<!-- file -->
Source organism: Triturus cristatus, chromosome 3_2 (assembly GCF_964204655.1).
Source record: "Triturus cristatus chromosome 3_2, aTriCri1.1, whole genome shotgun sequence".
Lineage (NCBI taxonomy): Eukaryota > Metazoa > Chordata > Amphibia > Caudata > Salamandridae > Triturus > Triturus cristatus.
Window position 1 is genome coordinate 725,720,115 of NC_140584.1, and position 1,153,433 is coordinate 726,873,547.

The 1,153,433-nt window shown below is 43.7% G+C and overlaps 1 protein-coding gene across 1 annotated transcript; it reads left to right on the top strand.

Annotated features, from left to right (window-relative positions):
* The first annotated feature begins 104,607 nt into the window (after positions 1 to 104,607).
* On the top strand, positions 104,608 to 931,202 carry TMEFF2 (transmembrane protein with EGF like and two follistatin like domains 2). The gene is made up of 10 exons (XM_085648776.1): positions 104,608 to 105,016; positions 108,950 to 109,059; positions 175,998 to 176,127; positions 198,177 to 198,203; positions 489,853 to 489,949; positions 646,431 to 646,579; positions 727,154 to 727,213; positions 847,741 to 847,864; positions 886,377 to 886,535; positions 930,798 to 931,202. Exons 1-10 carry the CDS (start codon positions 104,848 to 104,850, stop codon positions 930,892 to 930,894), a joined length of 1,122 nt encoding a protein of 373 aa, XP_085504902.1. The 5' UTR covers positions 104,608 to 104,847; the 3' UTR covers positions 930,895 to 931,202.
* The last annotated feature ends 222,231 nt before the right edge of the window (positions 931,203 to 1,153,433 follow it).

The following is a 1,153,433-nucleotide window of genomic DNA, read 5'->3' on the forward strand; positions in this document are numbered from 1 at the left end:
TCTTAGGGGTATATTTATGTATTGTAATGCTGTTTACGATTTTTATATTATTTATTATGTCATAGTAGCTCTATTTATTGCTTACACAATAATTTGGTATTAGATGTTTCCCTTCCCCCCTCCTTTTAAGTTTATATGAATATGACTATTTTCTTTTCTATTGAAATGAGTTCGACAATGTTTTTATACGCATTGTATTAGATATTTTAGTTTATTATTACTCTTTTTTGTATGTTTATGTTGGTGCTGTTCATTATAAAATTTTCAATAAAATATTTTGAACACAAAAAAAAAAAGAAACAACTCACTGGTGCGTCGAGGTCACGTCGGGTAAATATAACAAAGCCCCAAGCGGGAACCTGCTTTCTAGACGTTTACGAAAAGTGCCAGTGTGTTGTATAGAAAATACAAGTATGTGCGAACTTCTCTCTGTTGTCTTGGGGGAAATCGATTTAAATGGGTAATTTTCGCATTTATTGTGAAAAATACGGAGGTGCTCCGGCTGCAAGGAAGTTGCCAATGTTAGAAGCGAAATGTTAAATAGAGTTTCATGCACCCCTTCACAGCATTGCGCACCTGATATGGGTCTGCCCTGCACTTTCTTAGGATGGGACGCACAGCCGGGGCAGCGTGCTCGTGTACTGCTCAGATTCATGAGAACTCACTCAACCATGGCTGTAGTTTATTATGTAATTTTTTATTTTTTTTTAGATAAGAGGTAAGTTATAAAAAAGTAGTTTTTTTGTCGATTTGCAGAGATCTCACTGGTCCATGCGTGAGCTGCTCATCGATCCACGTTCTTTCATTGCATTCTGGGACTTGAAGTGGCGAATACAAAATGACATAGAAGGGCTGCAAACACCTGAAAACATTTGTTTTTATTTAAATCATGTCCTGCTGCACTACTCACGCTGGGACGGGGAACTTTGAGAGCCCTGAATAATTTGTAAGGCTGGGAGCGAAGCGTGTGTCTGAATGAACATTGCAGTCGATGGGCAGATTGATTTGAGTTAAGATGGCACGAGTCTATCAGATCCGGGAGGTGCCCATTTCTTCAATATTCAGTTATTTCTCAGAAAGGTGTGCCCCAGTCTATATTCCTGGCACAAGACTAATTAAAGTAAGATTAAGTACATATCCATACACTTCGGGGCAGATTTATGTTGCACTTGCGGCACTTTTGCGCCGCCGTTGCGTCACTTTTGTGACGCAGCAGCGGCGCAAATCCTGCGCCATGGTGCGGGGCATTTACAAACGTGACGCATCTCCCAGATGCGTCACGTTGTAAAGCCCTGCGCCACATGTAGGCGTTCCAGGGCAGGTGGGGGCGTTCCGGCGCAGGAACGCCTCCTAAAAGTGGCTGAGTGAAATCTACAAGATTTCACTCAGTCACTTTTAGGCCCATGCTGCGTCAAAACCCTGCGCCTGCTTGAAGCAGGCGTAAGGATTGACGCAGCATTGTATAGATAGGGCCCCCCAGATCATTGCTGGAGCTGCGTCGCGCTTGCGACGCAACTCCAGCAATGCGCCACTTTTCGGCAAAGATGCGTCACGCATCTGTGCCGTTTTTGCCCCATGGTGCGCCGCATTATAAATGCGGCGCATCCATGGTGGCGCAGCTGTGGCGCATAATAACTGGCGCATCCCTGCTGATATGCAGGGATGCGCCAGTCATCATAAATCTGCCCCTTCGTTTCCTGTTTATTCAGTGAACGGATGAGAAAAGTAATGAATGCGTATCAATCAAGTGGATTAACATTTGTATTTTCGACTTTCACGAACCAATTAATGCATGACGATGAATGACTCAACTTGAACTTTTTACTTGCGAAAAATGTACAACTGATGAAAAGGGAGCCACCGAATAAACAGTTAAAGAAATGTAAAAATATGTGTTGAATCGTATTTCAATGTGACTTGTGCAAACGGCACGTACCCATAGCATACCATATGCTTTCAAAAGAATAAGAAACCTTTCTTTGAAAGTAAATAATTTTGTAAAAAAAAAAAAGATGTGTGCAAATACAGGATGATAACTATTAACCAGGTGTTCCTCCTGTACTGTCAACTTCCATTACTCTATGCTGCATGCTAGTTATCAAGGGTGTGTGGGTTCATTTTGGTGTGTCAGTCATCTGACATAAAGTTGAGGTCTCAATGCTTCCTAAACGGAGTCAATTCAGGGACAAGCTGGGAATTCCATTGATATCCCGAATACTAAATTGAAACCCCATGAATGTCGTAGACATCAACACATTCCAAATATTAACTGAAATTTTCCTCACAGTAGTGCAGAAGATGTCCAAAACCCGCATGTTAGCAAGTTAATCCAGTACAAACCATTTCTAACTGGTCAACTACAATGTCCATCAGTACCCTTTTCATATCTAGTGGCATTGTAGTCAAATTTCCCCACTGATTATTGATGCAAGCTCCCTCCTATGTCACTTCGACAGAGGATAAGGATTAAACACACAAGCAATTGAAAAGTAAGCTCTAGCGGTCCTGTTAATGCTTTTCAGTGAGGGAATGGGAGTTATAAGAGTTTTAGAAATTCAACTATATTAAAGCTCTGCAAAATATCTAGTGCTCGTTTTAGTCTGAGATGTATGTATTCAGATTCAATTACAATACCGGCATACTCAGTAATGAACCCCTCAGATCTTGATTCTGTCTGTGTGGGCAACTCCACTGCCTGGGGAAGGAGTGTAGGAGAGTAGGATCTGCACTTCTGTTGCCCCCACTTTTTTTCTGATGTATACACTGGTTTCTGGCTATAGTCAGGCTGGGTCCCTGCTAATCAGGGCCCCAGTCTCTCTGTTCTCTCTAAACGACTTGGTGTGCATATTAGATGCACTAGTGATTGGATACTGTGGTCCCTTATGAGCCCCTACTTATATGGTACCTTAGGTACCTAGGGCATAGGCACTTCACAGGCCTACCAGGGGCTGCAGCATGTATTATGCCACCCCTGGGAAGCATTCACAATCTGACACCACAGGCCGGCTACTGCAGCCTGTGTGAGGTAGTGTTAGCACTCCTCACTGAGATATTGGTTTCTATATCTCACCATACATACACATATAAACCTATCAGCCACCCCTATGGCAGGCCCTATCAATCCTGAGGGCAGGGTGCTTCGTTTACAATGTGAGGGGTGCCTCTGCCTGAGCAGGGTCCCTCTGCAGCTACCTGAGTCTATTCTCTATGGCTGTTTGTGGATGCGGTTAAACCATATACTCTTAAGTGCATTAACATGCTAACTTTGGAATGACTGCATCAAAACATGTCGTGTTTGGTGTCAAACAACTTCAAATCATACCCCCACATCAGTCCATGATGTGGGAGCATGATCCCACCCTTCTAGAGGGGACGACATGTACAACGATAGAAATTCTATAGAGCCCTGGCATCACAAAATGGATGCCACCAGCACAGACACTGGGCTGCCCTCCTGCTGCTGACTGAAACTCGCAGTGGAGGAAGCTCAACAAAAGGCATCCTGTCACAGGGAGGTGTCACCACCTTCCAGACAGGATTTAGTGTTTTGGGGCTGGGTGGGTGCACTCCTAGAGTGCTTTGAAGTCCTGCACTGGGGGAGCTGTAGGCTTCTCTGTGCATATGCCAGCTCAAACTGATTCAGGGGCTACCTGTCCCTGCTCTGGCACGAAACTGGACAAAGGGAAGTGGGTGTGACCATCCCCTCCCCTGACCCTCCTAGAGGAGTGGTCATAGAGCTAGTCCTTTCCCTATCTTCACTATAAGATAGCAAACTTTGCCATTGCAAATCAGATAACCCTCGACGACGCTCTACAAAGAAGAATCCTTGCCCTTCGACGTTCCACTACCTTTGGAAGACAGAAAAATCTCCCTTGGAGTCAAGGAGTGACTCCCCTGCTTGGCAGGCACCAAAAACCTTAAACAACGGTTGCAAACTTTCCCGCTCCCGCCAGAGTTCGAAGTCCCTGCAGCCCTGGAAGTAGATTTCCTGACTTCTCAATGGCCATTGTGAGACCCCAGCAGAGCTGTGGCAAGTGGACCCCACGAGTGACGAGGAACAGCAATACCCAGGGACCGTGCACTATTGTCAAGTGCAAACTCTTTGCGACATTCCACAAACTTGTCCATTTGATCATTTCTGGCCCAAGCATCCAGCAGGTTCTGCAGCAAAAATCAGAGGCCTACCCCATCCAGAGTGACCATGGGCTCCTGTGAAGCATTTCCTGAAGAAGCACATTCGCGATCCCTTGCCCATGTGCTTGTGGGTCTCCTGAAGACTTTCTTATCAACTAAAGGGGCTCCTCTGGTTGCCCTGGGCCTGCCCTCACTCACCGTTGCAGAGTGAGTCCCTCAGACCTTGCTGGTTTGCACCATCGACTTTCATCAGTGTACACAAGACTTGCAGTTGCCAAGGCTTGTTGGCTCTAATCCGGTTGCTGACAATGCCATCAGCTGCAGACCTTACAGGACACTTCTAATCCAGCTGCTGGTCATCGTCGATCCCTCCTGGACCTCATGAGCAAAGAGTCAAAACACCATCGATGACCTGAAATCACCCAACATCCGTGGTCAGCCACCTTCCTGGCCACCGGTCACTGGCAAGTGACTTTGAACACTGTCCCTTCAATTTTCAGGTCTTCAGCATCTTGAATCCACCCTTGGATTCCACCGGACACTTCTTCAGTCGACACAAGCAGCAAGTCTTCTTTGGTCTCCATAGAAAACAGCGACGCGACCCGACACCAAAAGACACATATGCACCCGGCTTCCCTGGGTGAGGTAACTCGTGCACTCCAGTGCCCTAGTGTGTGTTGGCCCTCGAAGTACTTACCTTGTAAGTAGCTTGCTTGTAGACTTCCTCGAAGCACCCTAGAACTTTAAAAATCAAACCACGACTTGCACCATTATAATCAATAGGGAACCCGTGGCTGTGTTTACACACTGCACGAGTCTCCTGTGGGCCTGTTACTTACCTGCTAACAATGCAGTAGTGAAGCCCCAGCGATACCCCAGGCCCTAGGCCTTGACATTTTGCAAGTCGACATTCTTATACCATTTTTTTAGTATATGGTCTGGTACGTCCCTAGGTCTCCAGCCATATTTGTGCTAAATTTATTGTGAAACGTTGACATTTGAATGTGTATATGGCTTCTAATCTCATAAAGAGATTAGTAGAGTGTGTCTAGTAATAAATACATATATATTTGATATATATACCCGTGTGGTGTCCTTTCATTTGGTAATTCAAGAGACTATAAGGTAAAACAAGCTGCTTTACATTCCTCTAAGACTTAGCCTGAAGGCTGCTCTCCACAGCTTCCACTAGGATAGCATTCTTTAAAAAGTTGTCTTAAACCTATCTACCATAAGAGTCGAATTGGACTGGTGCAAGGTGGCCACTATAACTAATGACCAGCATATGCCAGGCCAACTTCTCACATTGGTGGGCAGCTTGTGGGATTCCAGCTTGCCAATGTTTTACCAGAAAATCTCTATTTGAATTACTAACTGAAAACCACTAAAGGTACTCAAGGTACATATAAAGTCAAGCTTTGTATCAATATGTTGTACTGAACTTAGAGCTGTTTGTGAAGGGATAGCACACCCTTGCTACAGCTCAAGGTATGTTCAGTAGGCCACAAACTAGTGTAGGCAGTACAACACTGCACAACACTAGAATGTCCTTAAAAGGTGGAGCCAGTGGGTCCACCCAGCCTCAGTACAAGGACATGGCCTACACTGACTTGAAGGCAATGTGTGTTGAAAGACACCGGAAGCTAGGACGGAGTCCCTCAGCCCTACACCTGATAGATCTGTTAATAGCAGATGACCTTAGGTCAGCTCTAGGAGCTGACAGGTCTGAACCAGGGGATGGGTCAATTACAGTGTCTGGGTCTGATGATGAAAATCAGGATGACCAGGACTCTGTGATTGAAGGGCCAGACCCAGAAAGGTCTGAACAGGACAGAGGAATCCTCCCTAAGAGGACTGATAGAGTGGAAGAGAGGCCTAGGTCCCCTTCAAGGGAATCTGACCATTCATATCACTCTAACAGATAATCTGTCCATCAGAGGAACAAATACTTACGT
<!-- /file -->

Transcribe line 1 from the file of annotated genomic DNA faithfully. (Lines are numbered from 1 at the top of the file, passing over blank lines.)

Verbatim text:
Source organism: Triturus cristatus, chromosome 3_2 (assembly GCF_964204655.1).